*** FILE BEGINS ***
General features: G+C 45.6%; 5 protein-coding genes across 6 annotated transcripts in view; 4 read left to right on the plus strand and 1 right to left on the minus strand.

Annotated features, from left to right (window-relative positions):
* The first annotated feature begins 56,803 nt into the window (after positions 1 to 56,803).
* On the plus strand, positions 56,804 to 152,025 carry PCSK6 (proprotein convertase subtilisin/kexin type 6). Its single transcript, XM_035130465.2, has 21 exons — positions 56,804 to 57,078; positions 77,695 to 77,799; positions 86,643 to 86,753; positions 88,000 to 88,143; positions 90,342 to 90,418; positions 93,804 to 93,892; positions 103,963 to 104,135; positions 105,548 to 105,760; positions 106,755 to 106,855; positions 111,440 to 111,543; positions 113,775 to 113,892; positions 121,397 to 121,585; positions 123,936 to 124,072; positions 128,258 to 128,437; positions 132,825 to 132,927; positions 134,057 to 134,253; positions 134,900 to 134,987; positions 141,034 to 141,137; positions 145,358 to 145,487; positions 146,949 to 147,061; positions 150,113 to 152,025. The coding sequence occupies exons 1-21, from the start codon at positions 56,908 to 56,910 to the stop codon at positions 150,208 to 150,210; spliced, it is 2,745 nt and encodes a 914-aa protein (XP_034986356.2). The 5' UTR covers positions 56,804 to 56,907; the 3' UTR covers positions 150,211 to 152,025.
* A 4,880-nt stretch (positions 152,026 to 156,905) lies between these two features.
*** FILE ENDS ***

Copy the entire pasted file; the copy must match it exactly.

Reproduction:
General features: G+C 45.6%; 5 protein-coding genes across 6 annotated transcripts in view; 4 read left to right on the plus strand and 1 right to left on the minus strand.

Annotated features, from left to right (window-relative positions):
* The first annotated feature begins 56,803 nt into the window (after positions 1 to 56,803).
* On the plus strand, positions 56,804 to 152,025 carry PCSK6 (proprotein convertase subtilisin/kexin type 6). Its single transcript, XM_035130465.2, has 21 exons — positions 56,804 to 57,078; positions 77,695 to 77,799; positions 86,643 to 86,753; positions 88,000 to 88,143; positions 90,342 to 90,418; positions 93,804 to 93,892; positions 103,963 to 104,135; positions 105,548 to 105,760; positions 106,755 to 106,855; positions 111,440 to 111,543; positions 113,775 to 113,892; positions 121,397 to 121,585; positions 123,936 to 124,072; positions 128,258 to 128,437; positions 132,825 to 132,927; positions 134,057 to 134,253; positions 134,900 to 134,987; positions 141,034 to 141,137; positions 145,358 to 145,487; positions 146,949 to 147,061; positions 150,113 to 152,025. The coding sequence occupies exons 1-21, from the start codon at positions 56,908 to 56,910 to the stop codon at positions 150,208 to 150,210; spliced, it is 2,745 nt and encodes a 914-aa protein (XP_034986356.2). The 5' UTR covers positions 56,804 to 56,907; the 3' UTR covers positions 150,211 to 152,025.
* A 4,880-nt stretch (positions 152,026 to 156,905) lies between these two features.